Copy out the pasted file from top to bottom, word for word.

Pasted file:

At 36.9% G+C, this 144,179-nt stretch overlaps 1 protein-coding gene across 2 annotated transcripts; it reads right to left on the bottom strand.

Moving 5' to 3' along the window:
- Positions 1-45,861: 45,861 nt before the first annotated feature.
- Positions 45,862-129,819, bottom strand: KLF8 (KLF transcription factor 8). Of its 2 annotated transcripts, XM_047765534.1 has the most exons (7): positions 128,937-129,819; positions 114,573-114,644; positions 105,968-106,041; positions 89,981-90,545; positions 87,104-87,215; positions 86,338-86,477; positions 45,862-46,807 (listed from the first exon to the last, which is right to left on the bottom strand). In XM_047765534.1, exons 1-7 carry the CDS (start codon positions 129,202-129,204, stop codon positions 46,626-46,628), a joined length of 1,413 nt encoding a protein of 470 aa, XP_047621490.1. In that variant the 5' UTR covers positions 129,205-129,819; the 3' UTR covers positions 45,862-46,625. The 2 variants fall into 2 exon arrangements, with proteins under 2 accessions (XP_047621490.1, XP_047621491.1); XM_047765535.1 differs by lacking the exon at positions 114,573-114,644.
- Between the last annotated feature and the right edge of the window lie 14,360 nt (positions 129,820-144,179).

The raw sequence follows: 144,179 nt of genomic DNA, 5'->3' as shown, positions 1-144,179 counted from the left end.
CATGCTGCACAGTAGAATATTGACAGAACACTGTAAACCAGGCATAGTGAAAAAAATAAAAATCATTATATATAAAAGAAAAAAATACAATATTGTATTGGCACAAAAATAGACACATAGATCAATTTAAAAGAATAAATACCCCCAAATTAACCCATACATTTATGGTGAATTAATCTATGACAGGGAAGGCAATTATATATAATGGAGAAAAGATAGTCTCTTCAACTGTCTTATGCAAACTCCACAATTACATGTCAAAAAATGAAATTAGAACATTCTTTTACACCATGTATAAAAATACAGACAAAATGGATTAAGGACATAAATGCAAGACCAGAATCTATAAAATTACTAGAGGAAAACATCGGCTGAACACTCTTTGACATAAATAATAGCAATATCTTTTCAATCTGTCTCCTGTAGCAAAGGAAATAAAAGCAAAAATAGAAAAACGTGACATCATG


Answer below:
At 36.9% G+C, this 144,179-nt stretch overlaps 1 protein-coding gene across 2 annotated transcripts; it reads right to left on the bottom strand.

Moving 5' to 3' along the window:
- Positions 1-45,861: 45,861 nt before the first annotated feature.
- Positions 45,862-129,819, bottom strand: KLF8 (KLF transcription factor 8). Of its 2 annotated transcripts, XM_047765534.1 has the most exons (7): positions 128,937-129,819; positions 114,573-114,644; positions 105,968-106,041; positions 89,981-90,545; positions 87,104-87,215; positions 86,338-86,477; positions 45,862-46,807 (listed from the first exon to the last, which is right to left on the bottom strand). In XM_047765534.1, exons 1-7 carry the CDS (start codon positions 129,202-129,204, stop codon positions 46,626-46,628), a joined length of 1,413 nt encoding a protein of 470 aa, XP_047621490.1. In that variant the 5' UTR covers positions 129,205-129,819; the 3' UTR covers positions 45,862-46,625. The 2 variants fall into 2 exon arrangements, with proteins under 2 accessions (XP_047621490.1, XP_047621491.1); XM_047765535.1 differs by lacking the exon at positions 114,573-114,644.
- Between the last annotated feature and the right edge of the window lie 14,360 nt (positions 129,820-144,179).

The raw sequence follows: 144,179 nt of genomic DNA, 5'->3' as shown, positions 1-144,179 counted from the left end.
CATGCTGCACAGTAGAATATTGACAGAACACTGTAAACCAGGCATAGTGAAAAAAATAAAAATCATTATATATAAAAGAAAAAAATACAATATTGTATTGGCACAAAAATAGACACATAGATCAATTTAAAAGAATAAATACCCCCAAATTAACCCATACATTTATGGTGAATTAATCTATGACAGGGAAGGCAATTATATATAATGGAGAAAAGATAGTCTCTTCAACTGTCTTATGCAAACTCCACAATTACATGTCAAAAAATGAAATTAGAACATTCTTTTACACCATGTATAAAAATACAGACAAAATGGATTAAGGACATAAATGCAAGACCAGAATCTATAAAATTACTAGAGGAAAACATCGGCTGAACACTCTTTGACATAAATAATAGCAATATCTTTTCAATCTGTCTCCTGTAGCAAAGGAAATAAAAGCAAAAATAGAAAAACGTGACATCATG